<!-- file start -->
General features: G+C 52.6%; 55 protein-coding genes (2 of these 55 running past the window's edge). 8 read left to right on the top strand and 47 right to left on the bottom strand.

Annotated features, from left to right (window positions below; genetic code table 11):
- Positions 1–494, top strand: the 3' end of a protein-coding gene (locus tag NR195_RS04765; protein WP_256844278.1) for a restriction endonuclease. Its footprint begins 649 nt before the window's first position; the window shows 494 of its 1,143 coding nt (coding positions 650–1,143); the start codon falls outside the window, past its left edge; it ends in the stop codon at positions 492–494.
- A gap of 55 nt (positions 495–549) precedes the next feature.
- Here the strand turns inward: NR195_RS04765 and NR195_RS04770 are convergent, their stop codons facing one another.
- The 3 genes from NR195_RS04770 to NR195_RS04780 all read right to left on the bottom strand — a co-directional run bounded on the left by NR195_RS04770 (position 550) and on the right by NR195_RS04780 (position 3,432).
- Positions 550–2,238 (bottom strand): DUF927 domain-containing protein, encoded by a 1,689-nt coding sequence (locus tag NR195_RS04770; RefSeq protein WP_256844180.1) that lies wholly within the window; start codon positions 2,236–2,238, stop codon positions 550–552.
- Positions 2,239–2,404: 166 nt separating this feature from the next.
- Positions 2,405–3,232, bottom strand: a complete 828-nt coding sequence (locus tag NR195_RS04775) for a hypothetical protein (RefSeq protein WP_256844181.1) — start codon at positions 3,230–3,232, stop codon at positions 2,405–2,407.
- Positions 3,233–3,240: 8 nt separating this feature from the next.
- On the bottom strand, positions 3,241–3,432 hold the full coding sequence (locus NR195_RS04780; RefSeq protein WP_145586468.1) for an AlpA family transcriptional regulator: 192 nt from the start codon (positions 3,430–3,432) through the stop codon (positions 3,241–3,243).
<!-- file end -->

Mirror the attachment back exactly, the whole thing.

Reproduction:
General features: G+C 52.6%; 55 protein-coding genes (2 of these 55 running past the window's edge). 8 read left to right on the top strand and 47 right to left on the bottom strand.

Annotated features, from left to right (window positions below; genetic code table 11):
- Positions 1–494, top strand: the 3' end of a protein-coding gene (locus tag NR195_RS04765; protein WP_256844278.1) for a restriction endonuclease. Its footprint begins 649 nt before the window's first position; the window shows 494 of its 1,143 coding nt (coding positions 650–1,143); the start codon falls outside the window, past its left edge; it ends in the stop codon at positions 492–494.
- A gap of 55 nt (positions 495–549) precedes the next feature.
- Here the strand turns inward: NR195_RS04765 and NR195_RS04770 are convergent, their stop codons facing one another.
- The 3 genes from NR195_RS04770 to NR195_RS04780 all read right to left on the bottom strand — a co-directional run bounded on the left by NR195_RS04770 (position 550) and on the right by NR195_RS04780 (position 3,432).
- Positions 550–2,238 (bottom strand): DUF927 domain-containing protein, encoded by a 1,689-nt coding sequence (locus tag NR195_RS04770; RefSeq protein WP_256844180.1) that lies wholly within the window; start codon positions 2,236–2,238, stop codon positions 550–552.
- Positions 2,239–2,404: 166 nt separating this feature from the next.
- Positions 2,405–3,232, bottom strand: a complete 828-nt coding sequence (locus tag NR195_RS04775) for a hypothetical protein (RefSeq protein WP_256844181.1) — start codon at positions 3,230–3,232, stop codon at positions 2,405–2,407.
- Positions 3,233–3,240: 8 nt separating this feature from the next.
- On the bottom strand, positions 3,241–3,432 hold the full coding sequence (locus NR195_RS04780; RefSeq protein WP_145586468.1) for an AlpA family transcriptional regulator: 192 nt from the start codon (positions 3,430–3,432) through the stop codon (positions 3,241–3,243).